Back when I first wrote about Total War Saga: Thrones of Britannia I made it clear that my goal was to rule my homeland. By this I mean Yorkshire, or at least the southern part. This means the conquering of the slums beautiful cities of Loidis (Leeds) and Doneceaster. Needless to say, I gave up on this goal before I even started. Instead, I looked to rule from a position of power on the Isle of Man as the Dyflin.

Related StoryChris Wray
Two Point Campus Review – Making the Grade

Of course, this is Total War. Those familiar with the series won't find anything too far out of the norm in your method of expansion and consolidation. This is still a title where military conquest goes hand in hand with the trials and tribulations of diplomacy. Will you stick to your allegiance to one faction and join in a war against another? How will you deal with an Ally who is slowly but surely expanding and surpassing you? Total War has always been a game of emergent storytelling. Total War Saga: Thrones of Britannia has features that only expand on this.

What is different about Thrones of Britannia from other total war titles is an increased focus on storytelling and events. This is partly as a result of events that occur throughout your campaign. Some of these are only mentioned in passing, your ability to influence is non-existent. However, others that occur within your scope of influence can direct yours and other factions. Viking factions on the shores of Ireland are being consumed by the Gaelic factions, what do you do? Shore up and support them or take them for yourself? Maybe you're in the north of England and one faction is eyeing up a neighbour, do you interfere or not? Choosing not to interfere early could very easily place you against an overwhelming foe.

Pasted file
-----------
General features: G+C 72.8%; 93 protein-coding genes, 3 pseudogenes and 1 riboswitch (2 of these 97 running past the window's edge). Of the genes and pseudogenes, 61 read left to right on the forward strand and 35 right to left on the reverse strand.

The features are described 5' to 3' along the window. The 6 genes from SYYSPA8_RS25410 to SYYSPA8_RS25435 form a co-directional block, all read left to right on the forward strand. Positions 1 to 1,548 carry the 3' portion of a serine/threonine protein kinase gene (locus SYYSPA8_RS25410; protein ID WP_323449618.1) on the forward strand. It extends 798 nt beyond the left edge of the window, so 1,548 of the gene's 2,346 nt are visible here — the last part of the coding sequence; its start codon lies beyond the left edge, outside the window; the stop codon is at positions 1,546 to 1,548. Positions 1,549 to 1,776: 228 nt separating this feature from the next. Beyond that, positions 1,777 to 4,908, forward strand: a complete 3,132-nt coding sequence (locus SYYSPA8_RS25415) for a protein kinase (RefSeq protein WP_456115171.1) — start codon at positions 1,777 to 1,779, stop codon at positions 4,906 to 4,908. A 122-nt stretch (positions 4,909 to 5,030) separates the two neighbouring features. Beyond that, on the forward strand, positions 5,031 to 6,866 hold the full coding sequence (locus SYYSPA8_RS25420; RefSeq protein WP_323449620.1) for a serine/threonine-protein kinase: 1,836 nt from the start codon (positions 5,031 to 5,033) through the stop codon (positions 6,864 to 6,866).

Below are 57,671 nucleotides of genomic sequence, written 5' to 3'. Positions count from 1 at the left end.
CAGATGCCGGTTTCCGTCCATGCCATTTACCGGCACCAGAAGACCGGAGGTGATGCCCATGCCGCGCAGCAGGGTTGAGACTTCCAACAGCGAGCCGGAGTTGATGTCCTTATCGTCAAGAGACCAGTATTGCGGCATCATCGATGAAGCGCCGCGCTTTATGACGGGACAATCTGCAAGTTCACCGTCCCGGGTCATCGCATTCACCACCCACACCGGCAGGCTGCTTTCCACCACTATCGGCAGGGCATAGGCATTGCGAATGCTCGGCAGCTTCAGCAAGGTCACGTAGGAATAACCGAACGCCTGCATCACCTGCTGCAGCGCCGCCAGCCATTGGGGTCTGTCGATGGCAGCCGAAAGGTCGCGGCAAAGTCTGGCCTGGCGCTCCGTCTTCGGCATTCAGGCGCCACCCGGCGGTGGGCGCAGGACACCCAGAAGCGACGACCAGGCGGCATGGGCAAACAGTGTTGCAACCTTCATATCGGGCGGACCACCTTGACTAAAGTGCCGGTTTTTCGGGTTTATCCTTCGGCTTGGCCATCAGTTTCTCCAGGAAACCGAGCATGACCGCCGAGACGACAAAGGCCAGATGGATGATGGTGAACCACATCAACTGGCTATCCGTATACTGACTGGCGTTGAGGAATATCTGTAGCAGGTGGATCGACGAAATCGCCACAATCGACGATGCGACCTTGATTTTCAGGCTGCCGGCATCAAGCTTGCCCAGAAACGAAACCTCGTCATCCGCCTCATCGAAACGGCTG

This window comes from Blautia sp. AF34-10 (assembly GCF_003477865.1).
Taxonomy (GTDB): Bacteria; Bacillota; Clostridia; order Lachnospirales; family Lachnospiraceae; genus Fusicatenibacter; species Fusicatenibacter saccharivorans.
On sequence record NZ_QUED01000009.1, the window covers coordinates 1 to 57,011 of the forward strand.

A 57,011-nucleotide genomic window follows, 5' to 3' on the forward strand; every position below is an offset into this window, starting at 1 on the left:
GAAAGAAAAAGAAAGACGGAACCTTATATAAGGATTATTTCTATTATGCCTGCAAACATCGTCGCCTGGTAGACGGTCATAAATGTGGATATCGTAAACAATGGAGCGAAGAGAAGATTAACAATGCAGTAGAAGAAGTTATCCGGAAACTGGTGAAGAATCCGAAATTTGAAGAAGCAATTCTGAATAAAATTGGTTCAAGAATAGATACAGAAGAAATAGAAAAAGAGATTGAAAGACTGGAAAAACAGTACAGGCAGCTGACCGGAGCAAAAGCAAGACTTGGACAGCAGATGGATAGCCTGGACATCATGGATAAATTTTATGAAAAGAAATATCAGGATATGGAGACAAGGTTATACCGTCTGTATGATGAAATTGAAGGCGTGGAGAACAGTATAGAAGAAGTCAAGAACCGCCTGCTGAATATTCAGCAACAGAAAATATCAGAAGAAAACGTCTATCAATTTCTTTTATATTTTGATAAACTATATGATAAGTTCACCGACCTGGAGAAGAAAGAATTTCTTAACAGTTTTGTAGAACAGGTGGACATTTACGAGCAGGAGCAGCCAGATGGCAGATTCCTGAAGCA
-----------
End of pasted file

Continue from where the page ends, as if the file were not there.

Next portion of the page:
Outside of external threats, Thrones of Britannia also places you at risk of internal conflicts. Much like the loyalty system featured in previous Total War titles, you have to combat the waning loyalty of your generals here. Fortunately, they are fairly easy to satisfy. Find them somebody to marry, throw them an estate and maybe even bribe them if you have the money. It may cost you some influence here and there, but I've fortunately never had a family member or general rebel, yet.

Which is fortunate because there's a lot more work seems to have gone into character progression. Initially, it seems a lot simpler, with levels giving retinues. The more you level one area of a character, the more proficient they become. For example, adding a champion will increase the command ability of a general. A scribe, on the other hand, will increase his ability to govern. If they're feeling somewhat disloyal, you could always give them a priest or find them a suitable wife.

More than that, the people are a lot more responsive to your actions and decisions than ever before and are based on a few aspects. One such aspect is War Fervour. During a campaign against another faction, early victories will elate the population. They'll be happy for more and more, expecting the victories. Even with victories comes the fatigue. They'll tire of seeing their loved ones and friends marching off to war, some never to be seen again. Happiness inevitably suffers.

Related StoryJason R. Wilson
Intel Planning Price Increase on CPUs To Resolve Overstock Issues At Factory Level

It's this happiness that proves to be one of the more challenging aspects of Thrones of Britannia. Certain structures, like a church, can increase the happiness of your people. However, others - particularly intensive work-related buildings - lower happiness in greater proportion. Finding a balance can be very difficult and it does mean that there's no way that I've found of making a province some sort of resource powerhouse.